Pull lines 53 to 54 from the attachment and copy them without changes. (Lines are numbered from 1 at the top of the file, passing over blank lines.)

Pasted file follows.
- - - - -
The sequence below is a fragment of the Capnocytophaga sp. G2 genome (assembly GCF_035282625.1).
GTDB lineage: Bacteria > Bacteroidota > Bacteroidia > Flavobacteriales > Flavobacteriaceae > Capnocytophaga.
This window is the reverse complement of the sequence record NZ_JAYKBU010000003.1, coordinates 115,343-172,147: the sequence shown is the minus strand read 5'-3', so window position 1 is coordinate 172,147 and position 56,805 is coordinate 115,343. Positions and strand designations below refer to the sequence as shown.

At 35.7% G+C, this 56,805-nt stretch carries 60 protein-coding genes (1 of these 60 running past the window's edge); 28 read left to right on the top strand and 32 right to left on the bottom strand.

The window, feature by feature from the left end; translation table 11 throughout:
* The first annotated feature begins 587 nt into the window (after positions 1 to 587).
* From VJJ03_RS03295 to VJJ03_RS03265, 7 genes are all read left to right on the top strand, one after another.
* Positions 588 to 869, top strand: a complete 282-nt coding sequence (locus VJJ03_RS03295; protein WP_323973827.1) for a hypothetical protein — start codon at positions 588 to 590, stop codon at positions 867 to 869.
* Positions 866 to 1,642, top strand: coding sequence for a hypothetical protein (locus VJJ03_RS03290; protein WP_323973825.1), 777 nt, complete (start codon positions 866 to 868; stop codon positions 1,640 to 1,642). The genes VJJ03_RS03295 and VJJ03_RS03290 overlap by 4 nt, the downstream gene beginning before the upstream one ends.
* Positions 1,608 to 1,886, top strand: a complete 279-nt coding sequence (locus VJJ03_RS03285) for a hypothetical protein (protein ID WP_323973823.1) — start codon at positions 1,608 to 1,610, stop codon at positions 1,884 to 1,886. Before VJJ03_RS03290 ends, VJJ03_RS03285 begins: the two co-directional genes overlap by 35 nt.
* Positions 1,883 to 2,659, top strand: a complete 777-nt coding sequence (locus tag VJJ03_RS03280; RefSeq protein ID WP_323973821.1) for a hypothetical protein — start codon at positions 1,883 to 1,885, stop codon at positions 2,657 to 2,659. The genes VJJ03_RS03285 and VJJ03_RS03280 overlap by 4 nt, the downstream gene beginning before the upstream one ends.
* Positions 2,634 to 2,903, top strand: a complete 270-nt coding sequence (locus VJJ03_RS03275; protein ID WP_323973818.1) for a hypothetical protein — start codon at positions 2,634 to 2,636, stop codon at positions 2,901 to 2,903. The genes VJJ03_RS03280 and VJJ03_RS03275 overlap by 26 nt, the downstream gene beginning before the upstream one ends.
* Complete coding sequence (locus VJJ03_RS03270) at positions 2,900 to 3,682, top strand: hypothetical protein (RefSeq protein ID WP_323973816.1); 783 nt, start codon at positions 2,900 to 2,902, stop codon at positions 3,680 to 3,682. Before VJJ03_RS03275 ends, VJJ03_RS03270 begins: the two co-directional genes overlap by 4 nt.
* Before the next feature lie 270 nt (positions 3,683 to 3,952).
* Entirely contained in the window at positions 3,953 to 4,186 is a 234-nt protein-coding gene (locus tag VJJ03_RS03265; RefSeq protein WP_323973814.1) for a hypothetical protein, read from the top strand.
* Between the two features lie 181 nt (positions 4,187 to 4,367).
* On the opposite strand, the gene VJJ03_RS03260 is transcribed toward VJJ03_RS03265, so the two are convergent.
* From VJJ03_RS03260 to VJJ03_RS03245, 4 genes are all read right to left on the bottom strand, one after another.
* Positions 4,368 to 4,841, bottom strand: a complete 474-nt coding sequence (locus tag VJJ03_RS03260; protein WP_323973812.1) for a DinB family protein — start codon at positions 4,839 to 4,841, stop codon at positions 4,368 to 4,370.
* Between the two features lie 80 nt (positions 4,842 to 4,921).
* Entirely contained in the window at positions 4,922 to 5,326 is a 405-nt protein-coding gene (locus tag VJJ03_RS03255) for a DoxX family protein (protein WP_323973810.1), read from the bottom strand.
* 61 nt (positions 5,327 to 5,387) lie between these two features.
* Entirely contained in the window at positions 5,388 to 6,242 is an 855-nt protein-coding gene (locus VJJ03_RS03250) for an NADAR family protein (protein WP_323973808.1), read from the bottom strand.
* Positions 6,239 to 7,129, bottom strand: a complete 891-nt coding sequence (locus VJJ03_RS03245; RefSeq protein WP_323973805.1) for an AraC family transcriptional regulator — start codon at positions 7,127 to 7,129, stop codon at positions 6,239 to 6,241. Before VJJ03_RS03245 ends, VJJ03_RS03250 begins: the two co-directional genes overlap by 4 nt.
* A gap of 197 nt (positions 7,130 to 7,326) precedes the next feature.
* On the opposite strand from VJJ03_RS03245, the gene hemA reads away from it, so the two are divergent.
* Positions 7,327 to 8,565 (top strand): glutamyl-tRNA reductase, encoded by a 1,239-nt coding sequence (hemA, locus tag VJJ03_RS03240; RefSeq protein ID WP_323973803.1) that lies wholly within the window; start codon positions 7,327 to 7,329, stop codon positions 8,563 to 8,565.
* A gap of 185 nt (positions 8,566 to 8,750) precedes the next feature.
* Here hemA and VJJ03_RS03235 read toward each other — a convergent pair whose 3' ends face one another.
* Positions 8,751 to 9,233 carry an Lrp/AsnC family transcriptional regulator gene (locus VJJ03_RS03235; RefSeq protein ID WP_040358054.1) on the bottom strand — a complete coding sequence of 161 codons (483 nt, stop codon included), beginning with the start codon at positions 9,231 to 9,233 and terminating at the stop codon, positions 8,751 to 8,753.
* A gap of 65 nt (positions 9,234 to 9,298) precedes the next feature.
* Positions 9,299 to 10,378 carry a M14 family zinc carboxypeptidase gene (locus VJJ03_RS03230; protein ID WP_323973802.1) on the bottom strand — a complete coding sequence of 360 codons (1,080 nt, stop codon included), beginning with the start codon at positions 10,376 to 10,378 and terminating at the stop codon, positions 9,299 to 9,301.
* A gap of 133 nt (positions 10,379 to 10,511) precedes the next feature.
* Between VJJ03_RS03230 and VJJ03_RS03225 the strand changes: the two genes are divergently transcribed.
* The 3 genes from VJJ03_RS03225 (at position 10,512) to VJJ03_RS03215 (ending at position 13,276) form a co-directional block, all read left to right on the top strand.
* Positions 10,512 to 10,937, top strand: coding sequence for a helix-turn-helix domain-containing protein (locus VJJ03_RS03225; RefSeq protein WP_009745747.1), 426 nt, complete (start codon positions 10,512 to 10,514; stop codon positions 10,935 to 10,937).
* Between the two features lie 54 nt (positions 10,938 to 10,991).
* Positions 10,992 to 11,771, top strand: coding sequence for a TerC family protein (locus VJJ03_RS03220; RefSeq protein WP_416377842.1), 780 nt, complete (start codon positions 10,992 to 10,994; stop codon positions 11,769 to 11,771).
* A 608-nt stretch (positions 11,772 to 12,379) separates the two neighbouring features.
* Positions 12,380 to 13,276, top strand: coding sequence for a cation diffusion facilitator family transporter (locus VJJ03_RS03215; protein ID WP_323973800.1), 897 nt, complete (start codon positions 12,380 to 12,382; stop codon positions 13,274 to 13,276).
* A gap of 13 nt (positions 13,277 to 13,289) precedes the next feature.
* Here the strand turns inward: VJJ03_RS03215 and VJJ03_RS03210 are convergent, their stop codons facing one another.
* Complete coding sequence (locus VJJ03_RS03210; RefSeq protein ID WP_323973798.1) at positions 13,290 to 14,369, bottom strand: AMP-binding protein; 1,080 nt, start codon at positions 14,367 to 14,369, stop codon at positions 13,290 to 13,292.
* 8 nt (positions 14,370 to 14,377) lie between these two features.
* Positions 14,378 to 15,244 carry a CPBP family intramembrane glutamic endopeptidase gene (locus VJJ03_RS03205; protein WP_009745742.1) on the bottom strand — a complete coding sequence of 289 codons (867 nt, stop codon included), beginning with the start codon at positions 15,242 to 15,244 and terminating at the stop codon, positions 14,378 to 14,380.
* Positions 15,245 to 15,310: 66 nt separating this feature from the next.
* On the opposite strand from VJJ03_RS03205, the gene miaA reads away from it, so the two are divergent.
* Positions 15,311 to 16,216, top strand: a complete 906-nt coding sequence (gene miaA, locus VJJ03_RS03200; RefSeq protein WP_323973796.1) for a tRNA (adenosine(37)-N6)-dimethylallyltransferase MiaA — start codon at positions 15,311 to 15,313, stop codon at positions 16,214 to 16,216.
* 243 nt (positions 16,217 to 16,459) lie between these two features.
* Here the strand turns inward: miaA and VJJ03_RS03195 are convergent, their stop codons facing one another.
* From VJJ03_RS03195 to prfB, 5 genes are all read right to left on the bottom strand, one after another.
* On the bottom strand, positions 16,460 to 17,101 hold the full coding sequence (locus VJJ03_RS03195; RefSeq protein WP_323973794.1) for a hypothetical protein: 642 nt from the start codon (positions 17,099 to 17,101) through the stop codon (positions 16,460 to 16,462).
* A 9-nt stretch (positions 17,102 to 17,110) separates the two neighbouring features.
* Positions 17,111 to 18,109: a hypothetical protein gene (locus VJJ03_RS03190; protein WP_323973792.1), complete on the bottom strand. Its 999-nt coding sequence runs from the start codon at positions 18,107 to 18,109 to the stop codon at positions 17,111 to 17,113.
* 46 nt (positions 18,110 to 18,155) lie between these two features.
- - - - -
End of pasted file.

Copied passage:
* A 9-nt stretch (positions 17,102 to 17,110) separates the two neighbouring features.
* Positions 17,111 to 18,109: a hypothetical protein gene (locus VJJ03_RS03190; protein WP_323973792.1), complete on the bottom strand. Its 999-nt coding sequence runs from the start codon at positions 18,107 to 18,109 to the stop codon at positions 17,111 to 17,113.